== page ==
Smart appliance technology is relatively new, but as people across the globe worry about energy supplies and cost, experts expect the industry will grow fast.

Over the next few years, the most popular new smart appliances will be clothes washers, refrigerators, and clothes dryers, followed by dishwashers and freezers, according to research by Zpryme, a company that tracks consumer patterns and smart technology. Smart appliances will be able to communicate with home energy management systems that also will monitor thermostats, solar panels, electric vehicles and overall electricity demand in a home. These systems will give homeowners feedback on how to reduce energy usage and costs, and they will tie into the larger digitization of power grids currently underway by utility companies.

Among other benefits, smart technology allows consumers to set preferences on when they consume electricity and at what price. Utilities will use smart grid technology to introduce real-time pricing models that encourage businesses and homeowners to shift noncritical energy use to off-peak hours during the night or early morning. Doing so reduces the need to build additional power plants, and homeowners with smart appliances are expected to be able to program price thresholds or time periods to reduce their electric bills.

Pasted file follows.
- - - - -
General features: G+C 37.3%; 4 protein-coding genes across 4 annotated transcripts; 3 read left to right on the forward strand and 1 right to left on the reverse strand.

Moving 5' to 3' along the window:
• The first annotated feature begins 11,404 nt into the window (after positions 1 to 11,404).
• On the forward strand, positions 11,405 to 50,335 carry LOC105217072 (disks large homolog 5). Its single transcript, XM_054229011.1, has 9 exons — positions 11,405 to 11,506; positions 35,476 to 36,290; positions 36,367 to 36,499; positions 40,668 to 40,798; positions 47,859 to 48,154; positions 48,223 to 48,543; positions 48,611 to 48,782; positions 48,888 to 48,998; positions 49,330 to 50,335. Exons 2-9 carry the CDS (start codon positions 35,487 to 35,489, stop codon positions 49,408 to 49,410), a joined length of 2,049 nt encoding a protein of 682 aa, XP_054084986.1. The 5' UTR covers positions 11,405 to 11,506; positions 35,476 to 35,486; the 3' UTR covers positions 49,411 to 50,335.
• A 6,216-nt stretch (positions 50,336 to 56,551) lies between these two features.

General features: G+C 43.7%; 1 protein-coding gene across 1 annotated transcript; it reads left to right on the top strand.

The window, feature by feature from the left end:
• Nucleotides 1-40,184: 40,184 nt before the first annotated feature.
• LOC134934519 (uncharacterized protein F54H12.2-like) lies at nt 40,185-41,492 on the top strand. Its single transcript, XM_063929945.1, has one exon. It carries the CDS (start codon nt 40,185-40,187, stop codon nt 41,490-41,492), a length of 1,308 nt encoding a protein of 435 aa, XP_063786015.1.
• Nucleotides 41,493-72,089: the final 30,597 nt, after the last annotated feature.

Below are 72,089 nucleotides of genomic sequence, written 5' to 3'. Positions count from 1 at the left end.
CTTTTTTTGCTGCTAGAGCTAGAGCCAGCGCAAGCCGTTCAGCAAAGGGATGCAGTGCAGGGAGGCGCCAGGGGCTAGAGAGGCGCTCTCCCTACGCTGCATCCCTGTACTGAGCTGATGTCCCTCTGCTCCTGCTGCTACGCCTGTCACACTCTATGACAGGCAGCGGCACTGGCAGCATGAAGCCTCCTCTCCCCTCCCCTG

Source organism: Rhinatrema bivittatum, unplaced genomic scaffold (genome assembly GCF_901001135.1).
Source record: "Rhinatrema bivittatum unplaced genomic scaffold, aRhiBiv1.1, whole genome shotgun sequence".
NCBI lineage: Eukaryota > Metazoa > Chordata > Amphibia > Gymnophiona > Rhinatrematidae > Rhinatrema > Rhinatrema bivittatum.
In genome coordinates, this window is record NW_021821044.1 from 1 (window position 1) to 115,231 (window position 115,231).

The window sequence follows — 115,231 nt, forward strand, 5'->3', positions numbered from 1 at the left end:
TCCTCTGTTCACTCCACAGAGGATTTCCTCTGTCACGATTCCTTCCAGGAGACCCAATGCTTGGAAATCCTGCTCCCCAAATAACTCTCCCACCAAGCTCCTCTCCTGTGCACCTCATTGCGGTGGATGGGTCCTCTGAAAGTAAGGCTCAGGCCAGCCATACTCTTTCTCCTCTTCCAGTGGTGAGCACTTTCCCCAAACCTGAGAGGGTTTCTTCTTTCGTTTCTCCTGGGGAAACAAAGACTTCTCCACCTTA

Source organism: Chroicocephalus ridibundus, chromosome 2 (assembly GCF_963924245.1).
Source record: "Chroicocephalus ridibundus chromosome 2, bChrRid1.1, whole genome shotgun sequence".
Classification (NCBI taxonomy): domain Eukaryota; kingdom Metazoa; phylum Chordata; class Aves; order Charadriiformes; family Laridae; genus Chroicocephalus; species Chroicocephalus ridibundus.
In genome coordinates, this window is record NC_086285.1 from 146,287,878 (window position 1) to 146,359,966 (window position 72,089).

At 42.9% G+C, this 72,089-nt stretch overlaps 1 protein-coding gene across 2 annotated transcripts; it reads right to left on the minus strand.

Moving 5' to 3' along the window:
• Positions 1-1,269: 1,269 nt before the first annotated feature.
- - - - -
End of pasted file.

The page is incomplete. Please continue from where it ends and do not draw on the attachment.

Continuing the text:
Smart meter and smart grid technologies already are assisting utilities in pinpointing and repairing storm outages more quickly, and soon they will assist grid operators in avoiding brownouts or blackouts as well. For instance, if grid operators begin to see a spike in peak energy usage, they can send a remote signal to homes that have opted in, temporarily turning off hundreds or thousands of noncritical appliances for a short amount of time. This would immediately reduce electricity demand and maintain grid stability for critical uses like hospitals and traffic signals.

With any emerging technology, though, the key is to create standards that protect consumers without hampering innovation. In 2011, UL began working with manufacturers, retailers and trade associations to better understand emerging product capabilities, potential user behaviors and the safety implications of meters, appliances and other smart home technologies.

Specifically, we are testing that these devices have safety mechanisms to prevent electric shock and other user risks that are concerns with traditional electronics as well. But smart appliances may also require protections so that machines pick up remote signals correctly, signals don’t interfere with other functions, or that certain functions only can be activated in person.

With such a new area of technology that is sure to grow quickly, UL is tracking emerging trends and consumer demand to hone standards as smart technology become more and more common in U.S. households.


UL Sustainable Energy Journal Issue 1